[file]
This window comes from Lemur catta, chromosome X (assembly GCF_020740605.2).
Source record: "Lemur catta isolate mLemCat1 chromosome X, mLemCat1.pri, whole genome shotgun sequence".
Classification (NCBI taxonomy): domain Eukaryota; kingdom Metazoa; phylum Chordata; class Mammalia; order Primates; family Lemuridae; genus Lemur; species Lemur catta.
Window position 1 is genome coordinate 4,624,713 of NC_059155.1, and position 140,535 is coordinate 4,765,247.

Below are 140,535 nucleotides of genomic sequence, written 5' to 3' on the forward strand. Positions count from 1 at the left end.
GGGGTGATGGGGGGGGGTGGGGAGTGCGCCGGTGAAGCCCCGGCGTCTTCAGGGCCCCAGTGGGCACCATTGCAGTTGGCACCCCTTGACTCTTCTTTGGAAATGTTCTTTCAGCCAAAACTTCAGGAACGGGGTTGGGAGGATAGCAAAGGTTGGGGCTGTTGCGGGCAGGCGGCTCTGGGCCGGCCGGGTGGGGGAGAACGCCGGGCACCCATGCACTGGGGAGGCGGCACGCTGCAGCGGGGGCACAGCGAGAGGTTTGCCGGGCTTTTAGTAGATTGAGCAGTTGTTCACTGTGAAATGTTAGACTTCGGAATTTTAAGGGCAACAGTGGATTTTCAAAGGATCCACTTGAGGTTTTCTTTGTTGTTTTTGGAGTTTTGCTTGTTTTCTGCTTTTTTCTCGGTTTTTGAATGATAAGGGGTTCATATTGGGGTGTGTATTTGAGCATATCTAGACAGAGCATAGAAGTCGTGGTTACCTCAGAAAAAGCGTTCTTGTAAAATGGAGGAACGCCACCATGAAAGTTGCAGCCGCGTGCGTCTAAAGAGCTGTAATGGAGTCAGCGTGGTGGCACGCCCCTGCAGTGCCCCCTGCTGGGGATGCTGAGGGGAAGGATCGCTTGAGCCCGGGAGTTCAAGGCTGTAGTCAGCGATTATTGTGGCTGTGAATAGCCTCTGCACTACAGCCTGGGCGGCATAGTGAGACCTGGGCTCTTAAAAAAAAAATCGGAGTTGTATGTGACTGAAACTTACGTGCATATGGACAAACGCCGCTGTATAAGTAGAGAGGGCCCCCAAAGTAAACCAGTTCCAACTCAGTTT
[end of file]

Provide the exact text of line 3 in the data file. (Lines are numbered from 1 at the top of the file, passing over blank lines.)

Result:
Classification (NCBI taxonomy): domain Eukaryota; kingdom Metazoa; phylum Chordata; class Mammalia; order Primates; family Lemuridae; genus Lemur; species Lemur catta.